Gray also noted that part of the funds will be available to residents by request.
“There will be money for residents that request trees,” said Gray.
Motivation for pursuing a policy of replanting trees in the city is based on economics, air pollution and public health.
According to Peter McCall, professor in the department of Earth, environmental and planetary sciences and director of the environmental studies program, “the effects [of planting trees] are immediate, local and manifold, affecting air quality and climate, social cohesion and wildlife.”
The economic benefits of trees are plentiful. Over 50 years, a tree will save approximately $62,000 in air pollution control. Additionally, canopies can reduce air conditioning costs by 30 percent.
Jackson has several other goals for air pollution in Cleveland, including reducing carbon emissions by 80 percent and using entirely renewable energy sources by 2050. To reach these goals, significant steps to addressing air pollution will need to be implemented.
Gray mentioned that solar and wind energies will play a prominent part in Cleveland’s ability to reach these goals.
“Offshore wind is going to be a big piece of [the] pie,” Gray explained.
Increasing energy efficiency will be the most significant pathway to reducing emissions and reaching 100 percent renewable energy. So far, Cleveland has been able to reduce emissions while maintaining economic growth.
Poor air quality is associated with a myriad of health problems. About one third of all deaths from heart disease, lung cancer and strokes can be attributed to poor air quality. Children, the elderly and those with preexisting conditions are especially sensitive to air pollution, but everyone is impacted. Furthermore, over time, exposure to air pollution causes an individual’s immune system to change.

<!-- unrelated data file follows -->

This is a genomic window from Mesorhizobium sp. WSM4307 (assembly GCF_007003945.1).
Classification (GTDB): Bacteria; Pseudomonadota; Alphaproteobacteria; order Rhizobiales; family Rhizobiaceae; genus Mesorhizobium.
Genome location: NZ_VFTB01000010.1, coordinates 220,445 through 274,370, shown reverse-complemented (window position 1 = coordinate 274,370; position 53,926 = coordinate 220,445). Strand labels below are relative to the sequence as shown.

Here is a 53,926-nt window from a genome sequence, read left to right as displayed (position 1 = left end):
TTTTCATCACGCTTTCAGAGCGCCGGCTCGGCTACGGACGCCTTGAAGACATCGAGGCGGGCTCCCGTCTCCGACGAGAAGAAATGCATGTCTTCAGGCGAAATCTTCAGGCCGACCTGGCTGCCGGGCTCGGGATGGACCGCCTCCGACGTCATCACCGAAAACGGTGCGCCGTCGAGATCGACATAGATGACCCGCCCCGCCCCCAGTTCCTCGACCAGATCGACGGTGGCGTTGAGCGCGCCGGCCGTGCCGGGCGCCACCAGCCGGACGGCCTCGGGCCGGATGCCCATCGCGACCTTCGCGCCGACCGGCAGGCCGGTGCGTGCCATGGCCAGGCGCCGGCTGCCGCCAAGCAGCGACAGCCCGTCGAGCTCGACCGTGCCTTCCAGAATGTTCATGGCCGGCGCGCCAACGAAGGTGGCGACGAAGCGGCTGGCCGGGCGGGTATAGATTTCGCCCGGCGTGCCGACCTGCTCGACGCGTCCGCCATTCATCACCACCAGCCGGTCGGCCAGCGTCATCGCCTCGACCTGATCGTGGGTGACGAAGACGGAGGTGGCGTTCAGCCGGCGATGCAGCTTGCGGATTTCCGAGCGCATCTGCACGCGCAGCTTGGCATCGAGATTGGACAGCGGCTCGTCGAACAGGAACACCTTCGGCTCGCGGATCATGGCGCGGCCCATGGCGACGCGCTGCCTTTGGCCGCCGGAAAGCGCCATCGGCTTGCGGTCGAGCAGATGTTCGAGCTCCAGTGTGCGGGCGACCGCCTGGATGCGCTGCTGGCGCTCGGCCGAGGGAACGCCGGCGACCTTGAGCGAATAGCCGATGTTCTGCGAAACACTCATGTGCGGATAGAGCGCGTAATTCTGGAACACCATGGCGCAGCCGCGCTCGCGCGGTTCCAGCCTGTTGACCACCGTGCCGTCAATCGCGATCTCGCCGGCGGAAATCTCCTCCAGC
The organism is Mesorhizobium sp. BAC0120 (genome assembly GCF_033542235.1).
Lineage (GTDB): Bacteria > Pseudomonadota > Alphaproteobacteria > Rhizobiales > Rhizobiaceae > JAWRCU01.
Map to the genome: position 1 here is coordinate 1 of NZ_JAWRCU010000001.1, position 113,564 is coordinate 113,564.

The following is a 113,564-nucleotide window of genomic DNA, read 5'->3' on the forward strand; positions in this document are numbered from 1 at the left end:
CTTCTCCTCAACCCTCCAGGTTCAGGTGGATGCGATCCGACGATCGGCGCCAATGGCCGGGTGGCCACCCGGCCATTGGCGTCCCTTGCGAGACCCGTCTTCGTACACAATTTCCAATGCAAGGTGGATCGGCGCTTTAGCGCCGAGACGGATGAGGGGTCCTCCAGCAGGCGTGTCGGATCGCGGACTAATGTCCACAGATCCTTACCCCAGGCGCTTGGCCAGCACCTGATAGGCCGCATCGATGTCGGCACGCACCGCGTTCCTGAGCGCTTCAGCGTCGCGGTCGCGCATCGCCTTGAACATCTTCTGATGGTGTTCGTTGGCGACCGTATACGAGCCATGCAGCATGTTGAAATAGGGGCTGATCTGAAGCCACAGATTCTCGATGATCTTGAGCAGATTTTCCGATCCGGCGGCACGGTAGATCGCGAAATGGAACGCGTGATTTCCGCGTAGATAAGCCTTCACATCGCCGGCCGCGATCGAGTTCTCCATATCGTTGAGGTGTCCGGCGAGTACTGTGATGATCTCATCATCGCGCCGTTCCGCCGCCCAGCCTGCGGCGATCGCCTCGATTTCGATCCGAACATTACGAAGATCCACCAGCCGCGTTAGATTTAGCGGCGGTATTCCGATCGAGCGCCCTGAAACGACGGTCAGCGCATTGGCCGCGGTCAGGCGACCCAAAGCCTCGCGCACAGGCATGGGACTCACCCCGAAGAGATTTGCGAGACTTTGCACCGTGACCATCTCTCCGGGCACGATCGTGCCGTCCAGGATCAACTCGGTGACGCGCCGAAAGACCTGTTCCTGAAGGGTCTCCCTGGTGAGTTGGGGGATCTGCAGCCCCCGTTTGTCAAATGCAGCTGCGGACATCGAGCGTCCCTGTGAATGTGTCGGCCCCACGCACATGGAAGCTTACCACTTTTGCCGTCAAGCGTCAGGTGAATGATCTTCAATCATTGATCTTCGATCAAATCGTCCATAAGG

Communities of color and those burdened by high poverty are disproportionately impacted by poor air quality. African Americans, for instance, are at risk for health issues related to air pollution at double the rate of white Americans. Additionally, the schools serving communities of color are often located near highly-trafficked roadways, a major source of air pollution.
The EPA’s fifth region, comprising of Illinois, Indiana, Michigan, Minnesota, Ohio and Wisconsin, has the most unequal distribution of air pollution between whites and African Americans out of all 10 regions.
In Cuyahoga County specifically, McCall notes that indoor pollution from lead paint in older homes is especially pernicious. McCall explained the effects of lead poisoning and the greater impact the heavy metal has on children residing in poorer neighborhoods.
“The inhaled or ingested dust arising from flaking lead paint is a poison that affects development in children, with lifelong consequences,” said McCall. “Blood levels of lead in poor minority children historically confined to the worst housing in the county are several times the levels of children in richer suburban areas.”
Gray confirmed that equity and environmental justice are important considerations in deciding where trees are going to be planted.
“Environmental justice is a big deal,” said Gray. “If you look at tree canopies, trees are not evenly distributed across the city.”